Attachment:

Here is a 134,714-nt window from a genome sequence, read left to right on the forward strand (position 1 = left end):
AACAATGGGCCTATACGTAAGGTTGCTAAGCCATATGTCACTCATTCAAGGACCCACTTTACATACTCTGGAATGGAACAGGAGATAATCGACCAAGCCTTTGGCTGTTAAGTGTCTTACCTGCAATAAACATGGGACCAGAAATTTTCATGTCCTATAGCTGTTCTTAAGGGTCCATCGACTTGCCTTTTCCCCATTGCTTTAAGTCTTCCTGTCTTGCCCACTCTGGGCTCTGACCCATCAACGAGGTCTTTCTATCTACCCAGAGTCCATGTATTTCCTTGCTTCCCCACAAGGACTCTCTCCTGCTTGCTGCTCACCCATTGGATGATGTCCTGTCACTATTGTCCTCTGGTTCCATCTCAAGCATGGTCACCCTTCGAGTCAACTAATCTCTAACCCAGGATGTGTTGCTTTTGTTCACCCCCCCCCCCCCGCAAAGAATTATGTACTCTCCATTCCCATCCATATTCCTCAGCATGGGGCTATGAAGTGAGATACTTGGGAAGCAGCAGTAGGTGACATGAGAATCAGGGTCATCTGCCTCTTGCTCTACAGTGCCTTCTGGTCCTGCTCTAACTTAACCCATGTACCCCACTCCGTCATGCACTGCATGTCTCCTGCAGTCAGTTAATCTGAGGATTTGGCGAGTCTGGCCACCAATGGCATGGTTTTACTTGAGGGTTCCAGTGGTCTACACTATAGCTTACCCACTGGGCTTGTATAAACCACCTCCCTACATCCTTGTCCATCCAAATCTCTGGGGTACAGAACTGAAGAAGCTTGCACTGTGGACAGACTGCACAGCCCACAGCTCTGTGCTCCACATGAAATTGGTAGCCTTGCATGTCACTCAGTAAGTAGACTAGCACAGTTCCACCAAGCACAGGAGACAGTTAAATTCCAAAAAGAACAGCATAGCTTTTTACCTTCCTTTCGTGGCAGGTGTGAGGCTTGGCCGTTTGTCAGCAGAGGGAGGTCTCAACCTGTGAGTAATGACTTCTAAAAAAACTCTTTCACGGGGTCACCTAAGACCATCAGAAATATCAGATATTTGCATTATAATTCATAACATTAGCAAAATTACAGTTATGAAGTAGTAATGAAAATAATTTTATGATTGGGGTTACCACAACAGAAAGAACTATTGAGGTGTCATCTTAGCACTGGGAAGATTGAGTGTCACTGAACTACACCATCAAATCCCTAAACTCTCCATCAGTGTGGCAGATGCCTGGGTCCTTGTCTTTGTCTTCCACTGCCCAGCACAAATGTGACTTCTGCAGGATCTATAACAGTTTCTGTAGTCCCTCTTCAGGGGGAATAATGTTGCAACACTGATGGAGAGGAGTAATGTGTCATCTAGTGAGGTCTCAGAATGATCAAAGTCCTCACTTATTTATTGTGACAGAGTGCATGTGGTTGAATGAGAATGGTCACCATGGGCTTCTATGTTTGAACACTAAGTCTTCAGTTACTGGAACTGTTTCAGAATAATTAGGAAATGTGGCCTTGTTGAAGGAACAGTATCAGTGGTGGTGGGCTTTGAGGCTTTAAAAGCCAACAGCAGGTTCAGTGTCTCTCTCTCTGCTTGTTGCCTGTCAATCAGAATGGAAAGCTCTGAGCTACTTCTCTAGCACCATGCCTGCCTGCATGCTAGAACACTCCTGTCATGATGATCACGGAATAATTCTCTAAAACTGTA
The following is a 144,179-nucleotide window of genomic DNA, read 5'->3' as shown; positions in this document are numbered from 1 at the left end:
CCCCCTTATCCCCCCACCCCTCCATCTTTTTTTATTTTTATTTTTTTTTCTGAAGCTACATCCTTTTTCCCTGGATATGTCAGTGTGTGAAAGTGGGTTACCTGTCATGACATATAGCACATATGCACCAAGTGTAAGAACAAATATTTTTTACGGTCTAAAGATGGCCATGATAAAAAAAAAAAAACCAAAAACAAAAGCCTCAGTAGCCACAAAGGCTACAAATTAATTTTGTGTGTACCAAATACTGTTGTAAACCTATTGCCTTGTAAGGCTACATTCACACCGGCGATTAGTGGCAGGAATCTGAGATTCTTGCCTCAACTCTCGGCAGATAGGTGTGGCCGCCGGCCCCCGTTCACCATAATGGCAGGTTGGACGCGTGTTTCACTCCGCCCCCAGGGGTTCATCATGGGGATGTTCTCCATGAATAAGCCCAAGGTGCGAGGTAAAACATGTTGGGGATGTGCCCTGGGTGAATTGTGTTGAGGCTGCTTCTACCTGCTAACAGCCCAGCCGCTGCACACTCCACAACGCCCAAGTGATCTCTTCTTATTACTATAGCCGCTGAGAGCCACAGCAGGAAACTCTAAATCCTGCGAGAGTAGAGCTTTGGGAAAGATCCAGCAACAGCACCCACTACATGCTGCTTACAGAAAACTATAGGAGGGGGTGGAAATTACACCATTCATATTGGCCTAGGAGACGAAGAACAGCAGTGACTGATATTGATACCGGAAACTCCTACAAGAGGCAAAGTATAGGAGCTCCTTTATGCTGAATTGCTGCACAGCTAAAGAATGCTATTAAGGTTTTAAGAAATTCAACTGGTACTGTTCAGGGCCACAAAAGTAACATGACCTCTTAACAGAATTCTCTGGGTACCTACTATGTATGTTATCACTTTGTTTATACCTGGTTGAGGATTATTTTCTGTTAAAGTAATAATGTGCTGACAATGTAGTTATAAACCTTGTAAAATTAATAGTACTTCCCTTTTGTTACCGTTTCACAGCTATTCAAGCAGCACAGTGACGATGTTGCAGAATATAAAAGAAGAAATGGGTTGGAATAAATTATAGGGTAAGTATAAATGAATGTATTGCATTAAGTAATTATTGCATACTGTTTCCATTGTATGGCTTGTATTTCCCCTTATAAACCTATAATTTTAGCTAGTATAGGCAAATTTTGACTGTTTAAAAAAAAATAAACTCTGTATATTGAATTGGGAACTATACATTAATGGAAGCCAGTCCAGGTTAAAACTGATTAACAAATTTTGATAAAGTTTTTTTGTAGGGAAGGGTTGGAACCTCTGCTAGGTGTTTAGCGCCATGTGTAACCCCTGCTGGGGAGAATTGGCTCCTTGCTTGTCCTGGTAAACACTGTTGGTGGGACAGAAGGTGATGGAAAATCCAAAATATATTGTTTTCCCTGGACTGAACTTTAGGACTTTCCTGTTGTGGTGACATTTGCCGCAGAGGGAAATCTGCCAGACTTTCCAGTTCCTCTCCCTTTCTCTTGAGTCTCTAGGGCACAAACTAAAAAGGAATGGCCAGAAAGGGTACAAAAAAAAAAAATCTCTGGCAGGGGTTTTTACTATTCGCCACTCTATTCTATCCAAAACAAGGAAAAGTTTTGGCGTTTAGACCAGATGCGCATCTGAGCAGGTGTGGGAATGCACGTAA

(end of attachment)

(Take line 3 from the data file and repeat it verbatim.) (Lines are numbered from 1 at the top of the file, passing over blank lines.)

The following is a 144,179-nucleotide window of genomic DNA, read 5'->3' as shown; positions in this document are numbered from 1 at the left end: